Neighbors Test China's New Tough-Guy Image

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Back in 1948, Mao Zedong pooh-poohed U.S. military power as a "paper tiger"; half a century later the gibe may be rebounding. A week of furious saber rattling — including the announcement of neutron-bomb capability and reports that the Chinese army was on full alert — failed to deter Taiwan’s President Lee Teng-hui on Tuesday from reiterating his policy shift away from the "One China" concept toward "state-to-state" relations with Beijing. And as if Taiwan's thumbing its nose at Asia’s mightiest military power weren’t humiliation enough for Beijing, the Philippine navy on Tuesday sank a Chinese fishing vessel in the waters off the Spratly Islands, which are claimed by both countries. "Beijing wants to assert itself as a regional superpower, but it’s a feeble one because China lacks the infrastructure to handle its internal problems, much less to project its power," says TIME U.N. correspondent William Dowell. "For one thing, it lacks the ability to provide air cover for any naval operations around the Spratlys. Even threatening Taiwan is dangerous, because if the threat becomes too serious, that would force the U.S. to intervene, and that could be even more humiliating for Beijing."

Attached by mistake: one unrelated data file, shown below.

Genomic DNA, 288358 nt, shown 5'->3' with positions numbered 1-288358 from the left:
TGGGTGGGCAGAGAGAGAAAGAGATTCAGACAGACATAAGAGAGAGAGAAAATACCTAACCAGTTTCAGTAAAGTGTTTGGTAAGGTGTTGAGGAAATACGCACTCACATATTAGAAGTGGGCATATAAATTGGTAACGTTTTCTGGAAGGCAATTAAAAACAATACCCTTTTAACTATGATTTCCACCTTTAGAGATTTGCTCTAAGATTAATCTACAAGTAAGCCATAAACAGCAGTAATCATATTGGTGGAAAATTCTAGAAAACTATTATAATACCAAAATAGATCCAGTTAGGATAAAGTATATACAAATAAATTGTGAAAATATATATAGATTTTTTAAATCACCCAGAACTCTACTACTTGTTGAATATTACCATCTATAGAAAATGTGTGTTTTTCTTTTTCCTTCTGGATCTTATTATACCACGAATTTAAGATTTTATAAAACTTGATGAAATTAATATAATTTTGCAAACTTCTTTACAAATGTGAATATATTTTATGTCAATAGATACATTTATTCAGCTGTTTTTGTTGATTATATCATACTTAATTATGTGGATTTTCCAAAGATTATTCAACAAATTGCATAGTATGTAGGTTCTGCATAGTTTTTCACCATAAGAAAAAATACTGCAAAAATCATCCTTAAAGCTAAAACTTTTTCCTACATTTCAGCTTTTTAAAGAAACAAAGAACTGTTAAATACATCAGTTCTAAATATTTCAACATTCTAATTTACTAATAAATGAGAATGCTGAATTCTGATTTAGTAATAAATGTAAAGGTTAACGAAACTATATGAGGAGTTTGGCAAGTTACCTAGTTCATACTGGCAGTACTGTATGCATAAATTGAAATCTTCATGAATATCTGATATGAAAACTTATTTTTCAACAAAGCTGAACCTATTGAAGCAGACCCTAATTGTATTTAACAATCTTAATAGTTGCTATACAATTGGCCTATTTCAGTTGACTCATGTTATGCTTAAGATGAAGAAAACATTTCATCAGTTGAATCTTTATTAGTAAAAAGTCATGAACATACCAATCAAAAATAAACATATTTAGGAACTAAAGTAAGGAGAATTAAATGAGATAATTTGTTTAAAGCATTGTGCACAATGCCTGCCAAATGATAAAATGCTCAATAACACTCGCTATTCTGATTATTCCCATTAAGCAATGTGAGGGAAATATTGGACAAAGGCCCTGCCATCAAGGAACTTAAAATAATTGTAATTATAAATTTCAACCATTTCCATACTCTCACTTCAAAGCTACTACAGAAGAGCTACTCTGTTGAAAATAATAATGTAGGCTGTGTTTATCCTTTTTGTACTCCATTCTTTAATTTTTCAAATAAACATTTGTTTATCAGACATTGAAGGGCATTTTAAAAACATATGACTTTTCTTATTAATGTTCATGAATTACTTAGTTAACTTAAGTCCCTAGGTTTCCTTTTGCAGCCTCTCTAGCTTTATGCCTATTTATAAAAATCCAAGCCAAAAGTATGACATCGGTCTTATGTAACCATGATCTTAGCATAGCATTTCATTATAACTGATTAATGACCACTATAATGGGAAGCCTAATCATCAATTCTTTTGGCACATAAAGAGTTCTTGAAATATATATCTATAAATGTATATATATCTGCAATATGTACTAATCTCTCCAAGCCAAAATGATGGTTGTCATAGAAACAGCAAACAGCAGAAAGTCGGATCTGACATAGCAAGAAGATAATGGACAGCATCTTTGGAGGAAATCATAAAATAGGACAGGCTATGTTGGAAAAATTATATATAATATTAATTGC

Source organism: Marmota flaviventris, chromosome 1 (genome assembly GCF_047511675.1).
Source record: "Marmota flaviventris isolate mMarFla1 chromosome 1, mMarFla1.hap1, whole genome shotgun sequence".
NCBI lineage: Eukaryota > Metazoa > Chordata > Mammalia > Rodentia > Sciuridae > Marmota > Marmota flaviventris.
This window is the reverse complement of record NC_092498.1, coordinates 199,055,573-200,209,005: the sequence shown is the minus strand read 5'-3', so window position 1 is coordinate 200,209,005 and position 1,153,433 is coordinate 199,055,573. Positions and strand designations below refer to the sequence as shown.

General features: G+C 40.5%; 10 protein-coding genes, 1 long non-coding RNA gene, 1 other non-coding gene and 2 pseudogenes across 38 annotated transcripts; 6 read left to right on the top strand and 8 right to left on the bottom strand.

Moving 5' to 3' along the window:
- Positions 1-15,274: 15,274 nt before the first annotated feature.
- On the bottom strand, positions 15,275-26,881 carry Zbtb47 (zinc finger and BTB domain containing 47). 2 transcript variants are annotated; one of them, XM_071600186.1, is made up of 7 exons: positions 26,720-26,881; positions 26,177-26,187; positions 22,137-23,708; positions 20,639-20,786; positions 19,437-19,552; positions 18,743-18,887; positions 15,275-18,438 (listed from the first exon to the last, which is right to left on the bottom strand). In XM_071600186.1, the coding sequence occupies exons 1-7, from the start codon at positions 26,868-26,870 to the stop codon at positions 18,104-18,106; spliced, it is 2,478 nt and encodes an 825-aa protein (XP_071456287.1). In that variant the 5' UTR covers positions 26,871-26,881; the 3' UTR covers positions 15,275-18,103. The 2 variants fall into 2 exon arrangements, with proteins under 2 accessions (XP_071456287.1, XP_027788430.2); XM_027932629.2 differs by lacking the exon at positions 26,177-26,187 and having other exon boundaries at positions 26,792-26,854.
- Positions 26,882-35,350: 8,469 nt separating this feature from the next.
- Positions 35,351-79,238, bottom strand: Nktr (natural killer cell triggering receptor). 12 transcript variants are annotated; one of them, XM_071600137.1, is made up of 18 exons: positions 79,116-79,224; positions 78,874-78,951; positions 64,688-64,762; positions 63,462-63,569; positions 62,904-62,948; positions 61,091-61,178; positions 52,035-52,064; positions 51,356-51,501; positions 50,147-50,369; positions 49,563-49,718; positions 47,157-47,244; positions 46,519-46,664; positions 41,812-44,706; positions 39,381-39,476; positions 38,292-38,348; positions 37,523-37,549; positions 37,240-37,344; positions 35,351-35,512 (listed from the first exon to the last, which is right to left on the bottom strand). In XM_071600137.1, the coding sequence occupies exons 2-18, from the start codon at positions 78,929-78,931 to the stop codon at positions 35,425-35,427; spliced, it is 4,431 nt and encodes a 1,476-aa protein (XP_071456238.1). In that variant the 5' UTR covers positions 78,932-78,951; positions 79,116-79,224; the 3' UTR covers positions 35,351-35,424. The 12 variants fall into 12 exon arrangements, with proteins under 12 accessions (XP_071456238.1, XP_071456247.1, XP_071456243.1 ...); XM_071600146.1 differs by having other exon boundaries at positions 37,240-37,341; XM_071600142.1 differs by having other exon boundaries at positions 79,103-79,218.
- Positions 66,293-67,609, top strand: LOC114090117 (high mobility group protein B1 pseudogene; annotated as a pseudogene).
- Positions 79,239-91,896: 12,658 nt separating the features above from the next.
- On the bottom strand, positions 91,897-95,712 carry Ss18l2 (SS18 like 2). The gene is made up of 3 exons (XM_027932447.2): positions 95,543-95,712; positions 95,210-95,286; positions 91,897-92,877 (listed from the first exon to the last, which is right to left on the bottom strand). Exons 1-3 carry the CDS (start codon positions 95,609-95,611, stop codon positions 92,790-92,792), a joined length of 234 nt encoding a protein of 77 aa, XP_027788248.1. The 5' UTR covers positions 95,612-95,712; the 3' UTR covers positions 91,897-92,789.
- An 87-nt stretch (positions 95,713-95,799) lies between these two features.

Independence-minded Tibetans may have taken heart from signs of a credibility gap in China’s military threats, but on Tuesday they received news that could set back their struggle for decades: China announced that it had found the world’s highest oil field, 15,000 feet above sea level in the disputed territory. "China would be even less likely to consider relaxing its grip on a Tibet with oil fields," says Dowell. "This is not good news for the Dalai Lama." For most nations, striking oil is counted as a blessing; for Tibetans it may be a curse.